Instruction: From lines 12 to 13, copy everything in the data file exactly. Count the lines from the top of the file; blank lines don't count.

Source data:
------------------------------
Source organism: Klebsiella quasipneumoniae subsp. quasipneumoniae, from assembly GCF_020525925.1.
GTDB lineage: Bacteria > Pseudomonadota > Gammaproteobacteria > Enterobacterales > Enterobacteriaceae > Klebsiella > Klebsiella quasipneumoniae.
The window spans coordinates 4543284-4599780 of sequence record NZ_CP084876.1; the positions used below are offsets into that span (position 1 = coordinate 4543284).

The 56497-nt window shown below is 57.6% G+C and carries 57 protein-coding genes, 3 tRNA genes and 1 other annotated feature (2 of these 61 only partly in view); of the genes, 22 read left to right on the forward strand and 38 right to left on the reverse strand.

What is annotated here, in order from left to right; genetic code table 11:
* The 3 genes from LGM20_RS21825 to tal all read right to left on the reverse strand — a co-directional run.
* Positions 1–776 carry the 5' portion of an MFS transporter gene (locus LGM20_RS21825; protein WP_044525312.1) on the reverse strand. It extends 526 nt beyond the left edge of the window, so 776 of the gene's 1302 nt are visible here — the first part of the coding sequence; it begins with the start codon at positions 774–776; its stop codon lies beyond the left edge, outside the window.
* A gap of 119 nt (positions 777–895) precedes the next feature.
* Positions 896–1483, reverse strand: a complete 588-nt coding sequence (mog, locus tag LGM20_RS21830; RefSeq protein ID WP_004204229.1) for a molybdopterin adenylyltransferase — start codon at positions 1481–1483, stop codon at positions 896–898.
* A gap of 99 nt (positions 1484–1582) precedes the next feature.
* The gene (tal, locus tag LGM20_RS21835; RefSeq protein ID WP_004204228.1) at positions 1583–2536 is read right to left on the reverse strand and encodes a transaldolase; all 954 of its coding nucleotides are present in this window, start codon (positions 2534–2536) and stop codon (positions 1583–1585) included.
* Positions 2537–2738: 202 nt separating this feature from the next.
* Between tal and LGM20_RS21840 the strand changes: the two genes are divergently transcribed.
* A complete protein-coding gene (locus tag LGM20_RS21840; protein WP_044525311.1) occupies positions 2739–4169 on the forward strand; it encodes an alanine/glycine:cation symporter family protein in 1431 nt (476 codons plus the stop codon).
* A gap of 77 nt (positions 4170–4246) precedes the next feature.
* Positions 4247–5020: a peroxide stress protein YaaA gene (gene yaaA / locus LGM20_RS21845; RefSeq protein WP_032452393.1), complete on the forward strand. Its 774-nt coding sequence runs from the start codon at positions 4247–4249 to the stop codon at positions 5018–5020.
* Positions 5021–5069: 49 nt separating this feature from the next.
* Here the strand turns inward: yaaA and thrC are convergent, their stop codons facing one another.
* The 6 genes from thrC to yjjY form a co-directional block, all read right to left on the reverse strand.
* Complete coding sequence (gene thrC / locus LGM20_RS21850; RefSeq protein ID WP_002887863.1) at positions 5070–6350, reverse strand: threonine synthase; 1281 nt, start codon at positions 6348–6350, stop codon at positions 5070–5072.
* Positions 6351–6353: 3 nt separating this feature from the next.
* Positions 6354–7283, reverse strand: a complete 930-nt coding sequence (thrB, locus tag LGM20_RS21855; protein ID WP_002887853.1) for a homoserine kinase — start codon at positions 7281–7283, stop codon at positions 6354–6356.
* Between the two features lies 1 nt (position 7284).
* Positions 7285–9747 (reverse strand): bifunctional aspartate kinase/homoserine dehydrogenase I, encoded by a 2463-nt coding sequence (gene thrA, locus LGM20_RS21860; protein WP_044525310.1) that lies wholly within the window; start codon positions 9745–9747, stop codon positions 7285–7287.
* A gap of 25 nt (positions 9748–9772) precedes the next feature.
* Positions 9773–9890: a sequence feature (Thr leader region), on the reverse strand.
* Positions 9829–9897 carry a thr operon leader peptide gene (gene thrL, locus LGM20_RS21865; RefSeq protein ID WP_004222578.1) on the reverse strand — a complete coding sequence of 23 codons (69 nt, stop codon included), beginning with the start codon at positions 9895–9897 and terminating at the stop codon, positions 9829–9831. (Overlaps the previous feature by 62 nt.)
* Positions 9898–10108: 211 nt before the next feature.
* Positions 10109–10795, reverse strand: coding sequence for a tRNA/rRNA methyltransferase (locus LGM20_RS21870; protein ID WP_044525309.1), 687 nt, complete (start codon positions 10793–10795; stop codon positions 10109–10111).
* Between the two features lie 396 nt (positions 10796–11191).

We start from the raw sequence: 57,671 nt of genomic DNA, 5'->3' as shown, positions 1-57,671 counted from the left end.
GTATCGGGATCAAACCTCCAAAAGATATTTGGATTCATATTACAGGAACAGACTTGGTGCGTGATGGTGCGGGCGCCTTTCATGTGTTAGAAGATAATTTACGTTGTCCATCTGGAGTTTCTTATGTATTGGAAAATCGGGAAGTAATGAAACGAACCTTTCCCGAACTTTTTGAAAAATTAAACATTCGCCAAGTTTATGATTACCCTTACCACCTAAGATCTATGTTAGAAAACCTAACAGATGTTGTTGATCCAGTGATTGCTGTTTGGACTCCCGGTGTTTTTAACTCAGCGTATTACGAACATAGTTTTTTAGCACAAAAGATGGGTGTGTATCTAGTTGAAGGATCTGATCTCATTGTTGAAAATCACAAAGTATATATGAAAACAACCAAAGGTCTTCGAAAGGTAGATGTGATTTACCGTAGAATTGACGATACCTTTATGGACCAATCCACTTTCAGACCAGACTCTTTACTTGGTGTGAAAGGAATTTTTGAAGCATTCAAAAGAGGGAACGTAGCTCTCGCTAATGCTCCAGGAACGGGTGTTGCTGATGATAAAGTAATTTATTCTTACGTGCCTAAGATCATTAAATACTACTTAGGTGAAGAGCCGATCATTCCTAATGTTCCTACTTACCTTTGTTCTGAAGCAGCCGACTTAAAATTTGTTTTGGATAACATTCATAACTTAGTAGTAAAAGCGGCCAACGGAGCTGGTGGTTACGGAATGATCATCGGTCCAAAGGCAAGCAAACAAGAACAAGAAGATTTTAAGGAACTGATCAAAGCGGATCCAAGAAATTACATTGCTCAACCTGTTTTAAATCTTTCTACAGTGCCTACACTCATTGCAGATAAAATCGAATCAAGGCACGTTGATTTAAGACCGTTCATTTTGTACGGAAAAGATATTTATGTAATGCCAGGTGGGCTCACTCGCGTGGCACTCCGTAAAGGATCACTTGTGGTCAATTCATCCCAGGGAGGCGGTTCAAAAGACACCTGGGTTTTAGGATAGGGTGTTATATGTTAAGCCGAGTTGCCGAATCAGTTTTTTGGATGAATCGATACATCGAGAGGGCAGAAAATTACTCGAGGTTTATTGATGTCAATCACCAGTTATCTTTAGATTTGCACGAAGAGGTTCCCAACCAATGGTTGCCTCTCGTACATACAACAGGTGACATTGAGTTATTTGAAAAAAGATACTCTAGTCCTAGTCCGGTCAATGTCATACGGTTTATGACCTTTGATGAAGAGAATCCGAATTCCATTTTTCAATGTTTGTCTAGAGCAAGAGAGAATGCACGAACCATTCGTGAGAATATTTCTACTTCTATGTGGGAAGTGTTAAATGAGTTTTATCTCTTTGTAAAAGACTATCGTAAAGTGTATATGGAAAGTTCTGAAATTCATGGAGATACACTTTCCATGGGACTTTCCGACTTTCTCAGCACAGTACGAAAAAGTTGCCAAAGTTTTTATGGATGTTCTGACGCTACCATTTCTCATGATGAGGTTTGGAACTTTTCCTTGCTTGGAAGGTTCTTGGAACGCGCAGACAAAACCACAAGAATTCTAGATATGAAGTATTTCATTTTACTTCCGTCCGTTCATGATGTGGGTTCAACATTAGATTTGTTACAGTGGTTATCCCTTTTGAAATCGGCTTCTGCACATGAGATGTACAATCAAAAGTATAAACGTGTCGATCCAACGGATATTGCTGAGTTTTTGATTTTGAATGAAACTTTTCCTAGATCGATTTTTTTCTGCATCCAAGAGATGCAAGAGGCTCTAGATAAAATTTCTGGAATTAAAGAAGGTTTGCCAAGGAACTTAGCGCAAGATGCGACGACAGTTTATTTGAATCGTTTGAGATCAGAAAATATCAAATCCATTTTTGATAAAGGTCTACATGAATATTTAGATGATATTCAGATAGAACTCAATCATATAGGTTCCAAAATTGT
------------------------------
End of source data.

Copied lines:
* Positions 2537–2738: 202 nt separating this feature from the next.
* Between tal and LGM20_RS21840 the strand changes: the two genes are divergently transcribed.